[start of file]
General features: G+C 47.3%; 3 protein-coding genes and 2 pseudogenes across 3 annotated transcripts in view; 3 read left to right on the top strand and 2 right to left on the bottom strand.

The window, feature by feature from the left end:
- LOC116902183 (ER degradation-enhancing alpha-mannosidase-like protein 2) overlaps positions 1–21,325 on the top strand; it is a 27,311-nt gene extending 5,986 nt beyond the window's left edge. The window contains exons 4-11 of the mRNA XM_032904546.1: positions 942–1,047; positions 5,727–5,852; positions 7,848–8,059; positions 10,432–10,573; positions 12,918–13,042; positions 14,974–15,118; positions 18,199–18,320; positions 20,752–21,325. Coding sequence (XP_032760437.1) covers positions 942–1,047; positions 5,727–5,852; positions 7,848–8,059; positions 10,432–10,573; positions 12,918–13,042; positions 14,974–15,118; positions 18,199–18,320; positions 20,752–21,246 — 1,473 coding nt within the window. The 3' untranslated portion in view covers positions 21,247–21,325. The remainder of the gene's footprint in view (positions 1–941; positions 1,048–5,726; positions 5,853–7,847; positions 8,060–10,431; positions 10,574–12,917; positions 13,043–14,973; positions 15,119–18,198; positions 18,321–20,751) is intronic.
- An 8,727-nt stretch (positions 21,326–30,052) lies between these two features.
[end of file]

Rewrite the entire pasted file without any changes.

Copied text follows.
General features: G+C 47.3%; 3 protein-coding genes and 2 pseudogenes across 3 annotated transcripts in view; 3 read left to right on the top strand and 2 right to left on the bottom strand.

The window, feature by feature from the left end:
- LOC116902183 (ER degradation-enhancing alpha-mannosidase-like protein 2) overlaps positions 1–21,325 on the top strand; it is a 27,311-nt gene extending 5,986 nt beyond the window's left edge. The window contains exons 4-11 of the mRNA XM_032904546.1: positions 942–1,047; positions 5,727–5,852; positions 7,848–8,059; positions 10,432–10,573; positions 12,918–13,042; positions 14,974–15,118; positions 18,199–18,320; positions 20,752–21,325. Coding sequence (XP_032760437.1) covers positions 942–1,047; positions 5,727–5,852; positions 7,848–8,059; positions 10,432–10,573; positions 12,918–13,042; positions 14,974–15,118; positions 18,199–18,320; positions 20,752–21,246 — 1,473 coding nt within the window. The 3' untranslated portion in view covers positions 21,247–21,325. The remainder of the gene's footprint in view (positions 1–941; positions 1,048–5,726; positions 5,853–7,847; positions 8,060–10,431; positions 10,574–12,917; positions 13,043–14,973; positions 15,119–18,198; positions 18,321–20,751) is intronic.
- An 8,727-nt stretch (positions 21,326–30,052) lies between these two features.